Tonight I worked the registration desk for the Butler’s Own Cocktail Competition, the second instance of an event we started last year as part of Butler Downtown. We’ve been working on it for months, and it was fun to have everything come together.

I had planned to start out at the registration desk then wander about the room, as I did last year. But I ended up staying at the front, with my buddy Sue, for the duration. In part this was because we hadn’t made any type of schedule for who would man the door, but also, given the setup at our venue, The Art Center in Butler, it was both necessary to have someone keeping an eye on the entrance and easy to feel part of the event without feeling overwhelmed by the people attending and the action.

I may seem like a social and sociable person, but noise and crowded spaces make me anxious. Packed bars with loud music scare me to bits, for example. Standing door at an event, on the other hand, allowed me to feel that I was contributing to the success of the evening, and that I was part of the evening, without actually having to dive too deeply into the activity of the evening.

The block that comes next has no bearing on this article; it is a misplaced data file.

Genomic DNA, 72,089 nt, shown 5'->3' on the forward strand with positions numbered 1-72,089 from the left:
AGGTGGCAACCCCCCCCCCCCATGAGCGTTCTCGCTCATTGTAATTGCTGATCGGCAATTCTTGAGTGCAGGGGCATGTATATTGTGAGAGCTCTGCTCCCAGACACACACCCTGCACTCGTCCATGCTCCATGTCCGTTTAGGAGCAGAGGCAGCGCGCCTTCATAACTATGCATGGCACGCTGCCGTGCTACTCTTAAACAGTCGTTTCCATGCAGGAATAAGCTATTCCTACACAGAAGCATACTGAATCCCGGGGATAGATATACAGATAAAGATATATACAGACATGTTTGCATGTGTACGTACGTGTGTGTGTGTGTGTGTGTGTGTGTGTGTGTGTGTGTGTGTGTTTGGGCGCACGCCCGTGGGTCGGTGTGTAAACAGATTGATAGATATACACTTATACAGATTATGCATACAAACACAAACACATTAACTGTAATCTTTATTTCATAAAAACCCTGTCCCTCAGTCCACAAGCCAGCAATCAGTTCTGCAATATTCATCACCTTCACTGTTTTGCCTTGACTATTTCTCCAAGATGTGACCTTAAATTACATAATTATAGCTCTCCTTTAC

Meanwhile though, I was able to taste samples of the delightful drinks from the restaurants who were competing, hear the music and catch the energy from the room, and keep track of how the event was going, attendance-wise.

A bonus of working the door was that I had the chance to say hello to folks I knew. I didn’t think much of it, but my fellow volunteer Sue commented that I seemed to know everyone. I didn’t, really — I knew maybe a quarter to a third of the people who were there — but it was enough that I was very cheered by the experience. You can tell you’re home when everybody — or maybe a third of everybody — knows your name.